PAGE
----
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Nonnewaug High School's Chief News Source

NHS Chief Advocate

Nonnewaug High School's Chief News Source

NHS Chief Advocate

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Nonnewaug junior Jakob Reynolds is known for his many mechanical skills, skills hes refined in some of his course units like engineering.
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Playmakers Podcast: Scott Viveros (Episode 5)
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R.J. Barksdale '25, Ben Roden '24, and Brian Mohl '24 February 16, 2024
This is the spread patrons see when entering Aylas, filled with cool lighting accents, rustic coffee bags, and lots to order. The whole place flows perfectly with the dining area, coffee bar, and ordering counter.
New-Look Ayla’s Makes It a Morning Must (PHOTOS)
Carter Casbarro ’25, Reporter • February 16, 2024
The NHS librarys Sora database was introduced last school year and allows students to access a wide variety of digital materials related to literature.
Students Find Success with Online Reading Site Sora (VIDEO)
Mallory Sciaraffa '24, Reporter • February 16, 2024
T.J. Butkus loads his wood furnace to try to keep warm during the winter. (contributed)
Blue Collars Brave the Cold
T.J. Butkus '24 and Noah Zupan '26 February 16, 2024
The junior class cheers after the announcement that they were the winners of Nonnewaug’s winter pep rally Feb. 2.
More Scenes from Juniors' Red-Out Pep Rally Win (PHOTOS)
Brynn Clampett '26, Reporter • February 16, 2024
Nonnewaug staff members each have their own stories about why their rooms are decorated in unique ways.
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Gianna Lodice '24 and Layla Coppola '24 February 15, 2024

Crocker: Dance Deserves More

Main Street Ballet dancers Anna Crocker, right, and Anna Walkup talk to each other at dress rehearsal Dec. 15. They have been dancing together since 2018. (Courtesy of Main Street Ballet)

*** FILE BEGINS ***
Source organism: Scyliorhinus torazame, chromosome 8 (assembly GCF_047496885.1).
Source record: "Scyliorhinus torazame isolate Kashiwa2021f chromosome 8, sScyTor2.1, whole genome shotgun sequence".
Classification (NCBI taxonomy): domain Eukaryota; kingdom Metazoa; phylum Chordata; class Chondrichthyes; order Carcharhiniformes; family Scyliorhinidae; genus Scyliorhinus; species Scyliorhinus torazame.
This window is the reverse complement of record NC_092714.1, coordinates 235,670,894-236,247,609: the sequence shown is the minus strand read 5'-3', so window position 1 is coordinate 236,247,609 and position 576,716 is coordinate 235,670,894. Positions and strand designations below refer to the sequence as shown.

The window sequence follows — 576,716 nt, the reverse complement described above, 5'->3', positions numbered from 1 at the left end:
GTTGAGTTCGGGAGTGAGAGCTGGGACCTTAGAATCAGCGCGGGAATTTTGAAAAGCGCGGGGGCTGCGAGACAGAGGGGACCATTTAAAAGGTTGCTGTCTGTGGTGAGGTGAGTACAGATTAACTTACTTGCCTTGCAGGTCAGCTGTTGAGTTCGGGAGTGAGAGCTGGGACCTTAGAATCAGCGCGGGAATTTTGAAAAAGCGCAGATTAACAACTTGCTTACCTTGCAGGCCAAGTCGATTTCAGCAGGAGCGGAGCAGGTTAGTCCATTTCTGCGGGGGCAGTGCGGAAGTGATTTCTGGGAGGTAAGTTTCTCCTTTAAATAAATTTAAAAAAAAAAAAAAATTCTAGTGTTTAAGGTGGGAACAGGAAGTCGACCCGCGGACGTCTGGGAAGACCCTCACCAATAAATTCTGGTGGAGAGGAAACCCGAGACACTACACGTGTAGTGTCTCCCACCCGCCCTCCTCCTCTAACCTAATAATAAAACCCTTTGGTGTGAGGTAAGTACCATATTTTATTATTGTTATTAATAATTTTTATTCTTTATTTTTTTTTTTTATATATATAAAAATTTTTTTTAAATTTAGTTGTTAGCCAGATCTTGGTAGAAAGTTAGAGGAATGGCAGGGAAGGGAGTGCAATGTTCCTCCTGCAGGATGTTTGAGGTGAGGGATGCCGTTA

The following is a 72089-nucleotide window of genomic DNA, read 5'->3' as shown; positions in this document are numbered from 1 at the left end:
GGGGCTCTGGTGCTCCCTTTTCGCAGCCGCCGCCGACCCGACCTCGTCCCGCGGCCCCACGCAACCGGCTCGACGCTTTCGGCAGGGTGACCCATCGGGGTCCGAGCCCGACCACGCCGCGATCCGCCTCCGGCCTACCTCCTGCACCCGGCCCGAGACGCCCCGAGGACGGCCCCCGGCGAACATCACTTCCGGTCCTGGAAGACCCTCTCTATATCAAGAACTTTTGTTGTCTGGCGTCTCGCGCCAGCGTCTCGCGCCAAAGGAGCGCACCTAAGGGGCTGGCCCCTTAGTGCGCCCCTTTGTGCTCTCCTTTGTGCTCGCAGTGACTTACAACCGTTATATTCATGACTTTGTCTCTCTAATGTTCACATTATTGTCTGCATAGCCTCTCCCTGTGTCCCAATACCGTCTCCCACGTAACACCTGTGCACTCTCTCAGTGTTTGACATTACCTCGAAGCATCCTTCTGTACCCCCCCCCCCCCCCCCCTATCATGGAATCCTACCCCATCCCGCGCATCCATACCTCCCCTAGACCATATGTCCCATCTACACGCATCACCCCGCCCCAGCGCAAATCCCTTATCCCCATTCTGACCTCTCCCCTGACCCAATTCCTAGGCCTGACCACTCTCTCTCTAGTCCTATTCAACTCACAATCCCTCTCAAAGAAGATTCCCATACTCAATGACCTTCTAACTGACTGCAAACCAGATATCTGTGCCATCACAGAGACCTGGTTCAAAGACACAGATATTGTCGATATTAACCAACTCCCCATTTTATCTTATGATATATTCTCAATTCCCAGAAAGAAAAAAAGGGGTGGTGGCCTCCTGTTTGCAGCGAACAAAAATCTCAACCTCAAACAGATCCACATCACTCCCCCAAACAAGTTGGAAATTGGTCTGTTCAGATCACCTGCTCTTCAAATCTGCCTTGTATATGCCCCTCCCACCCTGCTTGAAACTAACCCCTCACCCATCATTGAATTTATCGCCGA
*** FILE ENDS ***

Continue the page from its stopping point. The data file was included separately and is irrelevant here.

WOODBURY — Many little girls dream of being a ballerina, but with only 3% of dancers making it to the big stage, their dream is rarely achieved.

Several Chiefs have spent over half their life — and almost all of their free time — trying to become part of that 3%.

“Dance takes top priority,” says freshman Morgan Willis, who started dancing when she was 2 years old, “and it’s very difficult to do anything else because of our busy schedules. Managing my time is very hard because most nights I have so much homework to do, so I’m up for so long. Dance is kinda screwing me up.”

Even though dance is “screwing” Willis up, she has stuck with it for the past 12 years, and learned to find the good even in the bad.

“I think I’ve stuck with dance for so long because I’ve been doing it since I was a little kid, and I’m just committed,” says Willis. “The girls that I dance with are like a second family, and I feel like if I were to quit dancing, I would also be quitting my family and everything I’ve worked so hard for since I was a kid. I feel like if I were to quit, there would be so many things that I would miss, so even though there are downs, there are also ups, and when you look at the big picture, the good things outweigh the bad. I grew up in that dance studio, so I feel like it’s my second home and I cannot leave.”